“Natural” only means the eggs have no artificial ingredients or colors and they’ve experienced very little processing.


“No Added Hormones”, “no-steroids”

The usage of hormones and steroids in chicken is legally prohibited in the US. So EVERY SINGLE EGG is free of hormones and steroids.

When you see those on the label, it only means “NOTHING SPECIAL”. Don’t waste your hard-earned money on it. Don’t be fooled by the egg manufactures’ misleading marketing terms.


“No-antibiotics”

Chicken feed sometimes contains antibiotics to prevent the chicken from sickness, and some chickens receive antibiotics injections. However, antibiotic-free eggs don’t receive any antibiotics.


Omega-3 enriched

All eggs naturally have omega-3 fatty acids. If you see that term on the label, the hens’ feed is supplemented with omega-3-rich oils such as fish oil, krill oil, flaxseed oil, and algae oil. 

In fact, Omega-3-enriched feed is not inherently healthy for humans. It is probably a sign that the hens lived indoors, without access to the natural sources of omega-3s like any other mass-produced egg-laying hens.

Like “vegetarian hen”, it has nothing to do with hen welfare.


“Organic”

You see this advice, too: “Make sure to get the certified organic ones”. This is debatable, too.

Requirements developed by the USDA

  • Organic eggs come from chickens that have been fed foods free of pesticides, herbicides and commercial fertilizers. They are fed an organic and all-vegetarian diet*.
  • The hens must also be given access to the outdoors year-round.


Is organic healthier than ordinary mass-production one? Recent research finds organic eggs to have more micronutrients than conventional eggs. However,
many of the egg farms that actually care about chicken wellness and their production practices in more natural manners don’t get the certification due to the high cost for obtaining the certification.

So I got to say this is questionable. It’s up to you.


“Pastured”

Eggs from chickens are allowed to roam free outside, eating plants and insects (their natural food) along with some commercial feed. It can increase the nutrients in the eggs, including protein and higher omega-3 fatty acids.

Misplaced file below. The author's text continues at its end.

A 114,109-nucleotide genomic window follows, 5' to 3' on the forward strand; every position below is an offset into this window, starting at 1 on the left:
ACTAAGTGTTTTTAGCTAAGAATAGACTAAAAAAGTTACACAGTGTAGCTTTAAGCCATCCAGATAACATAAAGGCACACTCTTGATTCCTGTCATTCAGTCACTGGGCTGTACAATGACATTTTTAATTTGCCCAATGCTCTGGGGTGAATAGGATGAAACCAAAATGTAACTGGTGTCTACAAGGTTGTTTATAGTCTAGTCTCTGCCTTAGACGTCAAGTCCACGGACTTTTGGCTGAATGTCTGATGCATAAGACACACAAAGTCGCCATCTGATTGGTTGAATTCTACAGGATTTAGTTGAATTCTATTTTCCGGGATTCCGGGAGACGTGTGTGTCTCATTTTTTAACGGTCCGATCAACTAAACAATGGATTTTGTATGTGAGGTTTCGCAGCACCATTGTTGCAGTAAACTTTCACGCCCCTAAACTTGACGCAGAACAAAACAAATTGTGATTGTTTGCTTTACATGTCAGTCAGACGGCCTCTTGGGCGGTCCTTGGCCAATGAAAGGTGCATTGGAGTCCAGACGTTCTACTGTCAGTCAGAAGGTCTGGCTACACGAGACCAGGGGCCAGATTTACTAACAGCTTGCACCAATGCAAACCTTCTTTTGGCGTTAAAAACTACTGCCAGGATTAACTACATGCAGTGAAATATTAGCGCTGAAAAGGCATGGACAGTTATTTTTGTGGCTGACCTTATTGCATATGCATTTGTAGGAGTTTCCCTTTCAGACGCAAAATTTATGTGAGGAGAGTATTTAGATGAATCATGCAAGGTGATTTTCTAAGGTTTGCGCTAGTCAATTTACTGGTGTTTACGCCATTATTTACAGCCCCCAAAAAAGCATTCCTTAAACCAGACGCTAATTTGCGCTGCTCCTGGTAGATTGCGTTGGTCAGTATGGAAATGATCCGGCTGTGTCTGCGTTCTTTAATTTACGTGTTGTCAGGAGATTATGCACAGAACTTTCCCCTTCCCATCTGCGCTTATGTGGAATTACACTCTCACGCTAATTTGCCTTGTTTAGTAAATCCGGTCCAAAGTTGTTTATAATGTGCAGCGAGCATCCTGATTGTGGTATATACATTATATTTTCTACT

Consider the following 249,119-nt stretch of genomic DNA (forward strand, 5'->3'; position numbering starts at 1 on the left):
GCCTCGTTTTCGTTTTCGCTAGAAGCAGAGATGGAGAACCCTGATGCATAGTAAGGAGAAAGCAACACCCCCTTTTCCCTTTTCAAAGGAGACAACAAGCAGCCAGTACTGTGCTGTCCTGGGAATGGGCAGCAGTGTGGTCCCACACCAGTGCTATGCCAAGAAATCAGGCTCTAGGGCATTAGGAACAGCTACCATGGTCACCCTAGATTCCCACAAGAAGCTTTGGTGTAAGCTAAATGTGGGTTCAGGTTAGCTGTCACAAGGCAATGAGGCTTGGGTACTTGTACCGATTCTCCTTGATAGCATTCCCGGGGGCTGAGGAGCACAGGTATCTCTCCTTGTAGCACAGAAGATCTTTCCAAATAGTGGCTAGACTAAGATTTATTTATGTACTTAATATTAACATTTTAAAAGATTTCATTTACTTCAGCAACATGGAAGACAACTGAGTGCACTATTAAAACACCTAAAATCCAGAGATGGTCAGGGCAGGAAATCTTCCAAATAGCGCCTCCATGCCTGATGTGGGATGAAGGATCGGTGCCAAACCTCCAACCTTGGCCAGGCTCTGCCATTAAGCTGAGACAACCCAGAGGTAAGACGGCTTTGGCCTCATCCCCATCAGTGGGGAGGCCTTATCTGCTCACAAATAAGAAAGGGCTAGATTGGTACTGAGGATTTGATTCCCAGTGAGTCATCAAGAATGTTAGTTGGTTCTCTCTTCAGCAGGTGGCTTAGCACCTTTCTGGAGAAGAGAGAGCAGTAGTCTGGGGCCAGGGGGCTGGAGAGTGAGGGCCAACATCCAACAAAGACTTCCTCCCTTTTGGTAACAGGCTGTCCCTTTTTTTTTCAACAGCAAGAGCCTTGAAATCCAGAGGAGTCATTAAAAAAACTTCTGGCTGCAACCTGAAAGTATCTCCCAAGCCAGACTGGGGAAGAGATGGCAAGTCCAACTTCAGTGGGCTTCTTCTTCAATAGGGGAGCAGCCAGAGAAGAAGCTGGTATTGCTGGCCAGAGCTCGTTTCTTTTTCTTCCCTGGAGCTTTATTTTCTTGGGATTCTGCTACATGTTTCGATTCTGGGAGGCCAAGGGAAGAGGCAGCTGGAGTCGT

Certified Humane pasture-raised eggs require 2.5 acres for every 1,000 birds (108 square feet per bird).

Though it sounds promising, the label ‘pasture-raised’ is unfortunately unregulated and without uniform standards.
Make sure they’re Certified Humane or Animal Welfare Approved, too.


“Vegetarian-fed” Hens, “no animal by-products”

Vegetarian-fed hens don’t make any sense because chickens are omnivores by nature: grains, seeds, insects, worms, and crickets, you name it. Chickens eat anything!

The hens’ feed is entirely vegetarian: it is free of animal byproducts (defined as not suitable for humans) and usually composed of grains, soy, and seeds. This diet ensures that chickens aren’t eating poultry byproducts, which they wouldn’t normally consume. 

In fact, a vegetarian diet turns chickens to eat each other for the need for protein (It’s true). So “vegetarian-fed” chicken is far from natural or organic. Just let chickens stay being omnivores naturally.

Conclusion: Food labels aren't designed for consumers unfortunately. Food manufactures make them so difficult to understand and the regulations to protect consumers supposedly are loose at best. Like you saw above, egg label terms you see are almost meanless to your health or animal welfare. That's why it's important that you learn how to read egg labels (I mean food labels in general) so that you can make wiser choices for your food intake.